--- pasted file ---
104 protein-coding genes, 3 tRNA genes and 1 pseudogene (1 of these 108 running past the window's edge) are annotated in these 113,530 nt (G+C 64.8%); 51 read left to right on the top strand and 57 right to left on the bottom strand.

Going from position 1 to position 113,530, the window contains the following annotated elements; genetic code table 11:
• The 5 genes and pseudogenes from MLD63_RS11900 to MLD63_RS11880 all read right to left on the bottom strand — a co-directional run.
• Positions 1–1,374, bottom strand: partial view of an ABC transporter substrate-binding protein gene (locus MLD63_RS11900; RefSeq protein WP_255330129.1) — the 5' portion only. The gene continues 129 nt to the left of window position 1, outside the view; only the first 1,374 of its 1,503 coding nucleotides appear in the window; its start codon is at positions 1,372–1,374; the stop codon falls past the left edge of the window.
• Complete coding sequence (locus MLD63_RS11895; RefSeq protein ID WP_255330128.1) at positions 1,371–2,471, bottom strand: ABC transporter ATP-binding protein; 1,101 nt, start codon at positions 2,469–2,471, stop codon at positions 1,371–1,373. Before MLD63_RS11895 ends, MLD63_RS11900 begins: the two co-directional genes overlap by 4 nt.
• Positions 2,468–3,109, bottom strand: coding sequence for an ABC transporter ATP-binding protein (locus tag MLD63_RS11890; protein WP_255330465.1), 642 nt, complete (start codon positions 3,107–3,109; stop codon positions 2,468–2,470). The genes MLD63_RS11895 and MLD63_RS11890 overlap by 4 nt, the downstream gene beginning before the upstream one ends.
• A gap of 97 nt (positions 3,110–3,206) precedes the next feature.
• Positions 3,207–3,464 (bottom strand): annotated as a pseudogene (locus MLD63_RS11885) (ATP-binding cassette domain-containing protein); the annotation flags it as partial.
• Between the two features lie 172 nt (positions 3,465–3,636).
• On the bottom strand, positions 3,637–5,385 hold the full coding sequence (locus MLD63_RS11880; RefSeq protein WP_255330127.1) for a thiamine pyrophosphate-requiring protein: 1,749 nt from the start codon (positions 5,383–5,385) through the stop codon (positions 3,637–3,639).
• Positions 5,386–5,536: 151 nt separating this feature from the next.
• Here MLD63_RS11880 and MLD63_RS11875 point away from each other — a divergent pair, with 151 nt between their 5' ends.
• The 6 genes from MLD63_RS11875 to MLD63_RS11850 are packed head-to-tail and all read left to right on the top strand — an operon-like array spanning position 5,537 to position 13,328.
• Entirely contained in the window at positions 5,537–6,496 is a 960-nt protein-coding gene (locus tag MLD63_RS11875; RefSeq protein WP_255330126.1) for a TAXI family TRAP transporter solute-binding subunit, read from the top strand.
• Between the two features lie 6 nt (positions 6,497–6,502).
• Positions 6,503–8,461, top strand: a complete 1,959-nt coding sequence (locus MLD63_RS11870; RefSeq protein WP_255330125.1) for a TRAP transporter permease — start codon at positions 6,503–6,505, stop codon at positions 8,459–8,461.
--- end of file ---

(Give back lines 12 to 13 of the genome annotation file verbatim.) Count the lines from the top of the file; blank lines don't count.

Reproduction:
• Here MLD63_RS11880 and MLD63_RS11875 point away from each other — a divergent pair, with 151 nt between their 5' ends.
• The 6 genes from MLD63_RS11875 to MLD63_RS11850 are packed head-to-tail and all read left to right on the top strand — an operon-like array spanning position 5,537 to position 13,328.